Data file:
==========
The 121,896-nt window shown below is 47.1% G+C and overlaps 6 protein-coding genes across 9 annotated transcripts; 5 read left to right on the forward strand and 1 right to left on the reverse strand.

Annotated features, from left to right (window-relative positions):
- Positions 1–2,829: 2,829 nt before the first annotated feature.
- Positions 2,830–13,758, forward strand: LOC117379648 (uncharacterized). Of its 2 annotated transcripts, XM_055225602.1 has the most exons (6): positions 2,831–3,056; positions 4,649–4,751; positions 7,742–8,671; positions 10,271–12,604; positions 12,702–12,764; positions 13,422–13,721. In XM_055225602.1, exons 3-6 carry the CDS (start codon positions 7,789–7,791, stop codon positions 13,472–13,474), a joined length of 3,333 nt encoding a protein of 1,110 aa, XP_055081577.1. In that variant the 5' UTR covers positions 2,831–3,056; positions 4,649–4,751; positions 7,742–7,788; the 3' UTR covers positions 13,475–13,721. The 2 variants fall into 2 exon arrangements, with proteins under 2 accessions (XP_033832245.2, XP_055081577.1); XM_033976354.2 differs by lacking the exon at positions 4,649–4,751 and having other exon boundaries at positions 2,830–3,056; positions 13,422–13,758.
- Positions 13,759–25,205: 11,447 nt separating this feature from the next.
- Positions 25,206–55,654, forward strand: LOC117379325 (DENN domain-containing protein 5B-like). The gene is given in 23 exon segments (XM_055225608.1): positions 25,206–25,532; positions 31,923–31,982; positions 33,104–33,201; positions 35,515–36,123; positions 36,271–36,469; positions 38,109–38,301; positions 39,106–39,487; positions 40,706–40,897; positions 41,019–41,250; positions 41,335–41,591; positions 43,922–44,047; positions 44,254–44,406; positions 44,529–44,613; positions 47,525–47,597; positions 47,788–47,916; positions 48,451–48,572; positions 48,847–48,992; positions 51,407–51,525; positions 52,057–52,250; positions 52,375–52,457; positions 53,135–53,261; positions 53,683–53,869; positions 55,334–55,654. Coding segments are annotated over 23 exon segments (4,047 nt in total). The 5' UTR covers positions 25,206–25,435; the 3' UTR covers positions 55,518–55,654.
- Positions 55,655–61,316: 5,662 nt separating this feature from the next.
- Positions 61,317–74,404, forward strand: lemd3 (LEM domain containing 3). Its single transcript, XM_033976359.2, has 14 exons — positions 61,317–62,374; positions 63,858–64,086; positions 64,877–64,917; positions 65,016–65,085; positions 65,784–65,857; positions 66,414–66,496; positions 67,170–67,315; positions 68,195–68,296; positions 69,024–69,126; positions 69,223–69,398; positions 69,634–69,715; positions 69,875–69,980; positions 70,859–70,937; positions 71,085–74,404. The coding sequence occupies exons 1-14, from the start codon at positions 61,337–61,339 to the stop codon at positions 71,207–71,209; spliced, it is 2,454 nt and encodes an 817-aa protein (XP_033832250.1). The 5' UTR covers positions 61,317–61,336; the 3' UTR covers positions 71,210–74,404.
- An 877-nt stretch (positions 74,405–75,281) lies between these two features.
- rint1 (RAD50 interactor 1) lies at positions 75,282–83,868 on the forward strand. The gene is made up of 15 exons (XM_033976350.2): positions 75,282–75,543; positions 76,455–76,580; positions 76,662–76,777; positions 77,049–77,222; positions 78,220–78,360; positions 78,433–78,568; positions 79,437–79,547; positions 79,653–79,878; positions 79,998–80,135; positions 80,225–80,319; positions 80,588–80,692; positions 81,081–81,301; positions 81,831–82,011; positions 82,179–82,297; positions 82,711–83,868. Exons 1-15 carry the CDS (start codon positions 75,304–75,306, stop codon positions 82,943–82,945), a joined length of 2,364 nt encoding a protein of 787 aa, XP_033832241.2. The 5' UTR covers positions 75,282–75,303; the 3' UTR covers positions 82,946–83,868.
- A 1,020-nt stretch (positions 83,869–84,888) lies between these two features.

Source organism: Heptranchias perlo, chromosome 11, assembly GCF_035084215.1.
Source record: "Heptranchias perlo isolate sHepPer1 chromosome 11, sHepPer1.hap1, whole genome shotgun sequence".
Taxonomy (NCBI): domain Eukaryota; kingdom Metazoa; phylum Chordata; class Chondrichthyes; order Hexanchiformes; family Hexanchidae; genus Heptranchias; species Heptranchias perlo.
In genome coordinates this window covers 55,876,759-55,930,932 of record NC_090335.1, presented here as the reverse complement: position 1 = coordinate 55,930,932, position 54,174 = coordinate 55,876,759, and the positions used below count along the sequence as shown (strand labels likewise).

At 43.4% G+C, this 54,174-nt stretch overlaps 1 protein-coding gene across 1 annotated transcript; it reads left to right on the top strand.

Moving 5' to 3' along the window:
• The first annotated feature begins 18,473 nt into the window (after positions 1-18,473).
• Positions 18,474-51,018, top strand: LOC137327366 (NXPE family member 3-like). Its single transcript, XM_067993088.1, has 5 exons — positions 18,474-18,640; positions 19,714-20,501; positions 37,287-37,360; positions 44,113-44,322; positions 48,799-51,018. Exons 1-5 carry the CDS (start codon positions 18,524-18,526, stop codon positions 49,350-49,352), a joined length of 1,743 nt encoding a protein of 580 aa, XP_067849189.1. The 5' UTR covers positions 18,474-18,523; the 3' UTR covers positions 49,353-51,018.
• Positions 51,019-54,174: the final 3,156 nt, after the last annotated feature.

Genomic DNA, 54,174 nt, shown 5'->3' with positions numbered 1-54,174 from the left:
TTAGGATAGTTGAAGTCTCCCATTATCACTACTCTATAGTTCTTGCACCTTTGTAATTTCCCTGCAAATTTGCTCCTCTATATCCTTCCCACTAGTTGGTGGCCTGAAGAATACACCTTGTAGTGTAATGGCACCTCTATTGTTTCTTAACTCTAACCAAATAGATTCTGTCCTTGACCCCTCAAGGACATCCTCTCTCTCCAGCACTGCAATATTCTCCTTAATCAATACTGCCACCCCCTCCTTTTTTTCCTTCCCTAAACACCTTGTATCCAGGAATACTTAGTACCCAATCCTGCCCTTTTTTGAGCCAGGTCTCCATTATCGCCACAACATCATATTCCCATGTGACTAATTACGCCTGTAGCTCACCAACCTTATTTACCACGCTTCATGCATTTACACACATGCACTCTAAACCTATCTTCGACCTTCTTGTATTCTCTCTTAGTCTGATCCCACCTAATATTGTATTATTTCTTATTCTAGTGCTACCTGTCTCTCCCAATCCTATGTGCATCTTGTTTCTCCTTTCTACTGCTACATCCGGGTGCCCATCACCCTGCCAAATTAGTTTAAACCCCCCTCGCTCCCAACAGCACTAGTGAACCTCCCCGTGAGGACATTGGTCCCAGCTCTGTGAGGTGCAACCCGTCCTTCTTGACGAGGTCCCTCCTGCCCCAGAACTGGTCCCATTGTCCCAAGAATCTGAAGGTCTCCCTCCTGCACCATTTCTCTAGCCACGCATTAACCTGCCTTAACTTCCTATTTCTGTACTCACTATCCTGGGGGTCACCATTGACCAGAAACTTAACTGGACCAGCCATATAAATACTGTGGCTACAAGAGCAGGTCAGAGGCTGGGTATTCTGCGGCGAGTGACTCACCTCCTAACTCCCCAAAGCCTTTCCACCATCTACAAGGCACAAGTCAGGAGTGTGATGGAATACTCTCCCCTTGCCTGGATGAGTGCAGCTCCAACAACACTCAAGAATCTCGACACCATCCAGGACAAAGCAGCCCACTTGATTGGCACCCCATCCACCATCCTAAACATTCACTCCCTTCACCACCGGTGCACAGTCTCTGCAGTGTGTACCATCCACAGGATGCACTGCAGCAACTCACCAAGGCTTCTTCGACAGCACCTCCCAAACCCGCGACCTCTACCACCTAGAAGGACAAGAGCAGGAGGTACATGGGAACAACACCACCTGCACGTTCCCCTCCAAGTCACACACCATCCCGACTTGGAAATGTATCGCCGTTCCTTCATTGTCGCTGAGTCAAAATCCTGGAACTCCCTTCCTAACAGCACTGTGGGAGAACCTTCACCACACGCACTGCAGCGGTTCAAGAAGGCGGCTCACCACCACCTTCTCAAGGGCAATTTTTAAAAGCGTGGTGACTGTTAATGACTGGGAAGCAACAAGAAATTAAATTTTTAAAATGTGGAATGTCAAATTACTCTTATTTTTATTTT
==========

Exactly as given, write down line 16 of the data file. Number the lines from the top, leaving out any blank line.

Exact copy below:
At 43.4% G+C, this 54,174-nt stretch overlaps 1 protein-coding gene across 1 annotated transcript; it reads left to right on the top strand.